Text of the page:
It’s easy to talk about, it’s easy to sum it up when you just talk about practice. We sittin in here, Im supposed to be the franchise player, and we in here talkin about practice. I mean listen, we talkin bout practice. Not a game, not a game, not a game. We talkin bout practice. Not a game, not a, not a, not the game that I go out there and die for, and play every game like its my last. Not the game. We talkin bout practice, man. I mean how silly is that? We talkin bout practice. I know Im supposed to be there, I know Im supposed to lead by example. I know that, and Im not shovin it aside, you know, like it dont mean anything. I know its important, I do. I honestly do. But we talkin bout practice, man. What are we talkin bout? Practice? We talkin bout practice man. We talk... We talkin bout practice. We talkin bout practice. We aint talkin bout the game, we talkin bout practice, man. When you come into the arena, and you see me play, you see me play, dont you? You see me give everything I got, right? But we talkin bout practice right now. We talkin bout practice. (crowd laughs) Man look, I hear you, its funny to me too. I mean, its strange, its strange to me too. But we talkin bout practice man. We not even talkin bout the game, the actual game, when it matters. We talkin bout practice.
Iverson showed up to practices and team functions when he felt like it. He listened to coaches when he felt like it. And, as Ryan delicately puts it, “there is also the matter of wondering about what Allen is doing in his free time (hint: hes not attending ‘The Nutcracker’).”
Ryan takes a particular interest in Iverson today because the moody superstar has demanded a trade. After 11 years of his act, with a 5-15 record and going nowhere fast, Philadelphia is only too happy to accommodate him. Golden State, Minnesota and Boston are thought to be the leading contenders. Ryan clearly thinks Boston would be, how shall we say, insane to take him on. Iverson is an old 31, having lived life hard on and off the basketball floor. More to the point, Iverson never learned the lesson that Magic Johnson and Larry Bird knew from the cradle and Michael Jordan eventually learned:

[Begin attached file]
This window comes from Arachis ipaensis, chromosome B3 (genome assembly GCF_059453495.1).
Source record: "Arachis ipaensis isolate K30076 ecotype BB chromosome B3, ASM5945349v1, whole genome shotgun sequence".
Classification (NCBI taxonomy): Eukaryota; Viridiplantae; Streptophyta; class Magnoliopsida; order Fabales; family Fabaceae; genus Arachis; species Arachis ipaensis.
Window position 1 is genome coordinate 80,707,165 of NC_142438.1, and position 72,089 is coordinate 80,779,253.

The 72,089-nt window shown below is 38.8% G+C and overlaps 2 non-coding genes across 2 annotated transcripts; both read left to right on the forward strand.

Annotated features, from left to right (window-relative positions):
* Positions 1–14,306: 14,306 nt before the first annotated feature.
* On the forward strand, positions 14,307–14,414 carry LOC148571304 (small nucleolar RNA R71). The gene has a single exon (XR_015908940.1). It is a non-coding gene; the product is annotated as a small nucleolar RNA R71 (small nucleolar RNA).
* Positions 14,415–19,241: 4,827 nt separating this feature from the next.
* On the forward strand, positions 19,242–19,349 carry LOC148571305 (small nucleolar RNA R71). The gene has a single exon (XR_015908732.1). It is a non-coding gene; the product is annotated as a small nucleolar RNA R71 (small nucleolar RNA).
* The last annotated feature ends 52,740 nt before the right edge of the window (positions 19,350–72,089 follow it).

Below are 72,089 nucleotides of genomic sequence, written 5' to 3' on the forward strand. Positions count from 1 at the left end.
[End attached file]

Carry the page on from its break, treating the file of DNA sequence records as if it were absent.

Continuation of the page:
When one can get off a shot anytime one wishes and when one can (or thinks he can) dribble through entire teams, and one can pretty much pull off any athletic feat one wishes during the course of a basketball game, one all too often arrives at the conclusion that one should, in fact, act on ones impulses at any given point in time. Team dynamics be damned. What is the recurrent story of Allen Iversons NBA career? Simple. Its the ongoing attempt of general managers and coaches to find players who might be compatible with him. . . . Ten-plus years into his career, there is little evidence to suggest that Iverson is coachable. Ah yes, coaches. Id pay serious cash money to attend a meeting of the Allen Iverson Alumni Coaches Association. Id like to hear them talk about how difficult it is to create a team atmosphere when the most gifted player is openly disdainful of practice.
Ryan gives full credit to Iverson for bringing the modestly-talented 76er team of 2000-2001 through to the NBA Finals. But that was six years ago, when Larry Brown (barely) was able to get through to Iverson for a brief shining moment, at a time when his game was at its peak. Iverson differs from many modern athletic superstars: when he does show up, he plays hard. But that was not good enough then. And it certainly isn’t good enough now. He is, as Jim Mora Sr. spoke the truth about Michael Vick, a coach killer. And some coach is about to get the bad news.
While I don’t get all this manliness stuff below, I would like to mention a book I have been reading and one that continues to be readable, even late into the night. I started it months ago, then life pushed, but now I have been able to push back and so I read. Might be a good thing to read during Christmas: Efraim Karsh’s Islamic Imperialism: A History. A great read and maybe--now that I think about it--the subject might be related to manliness.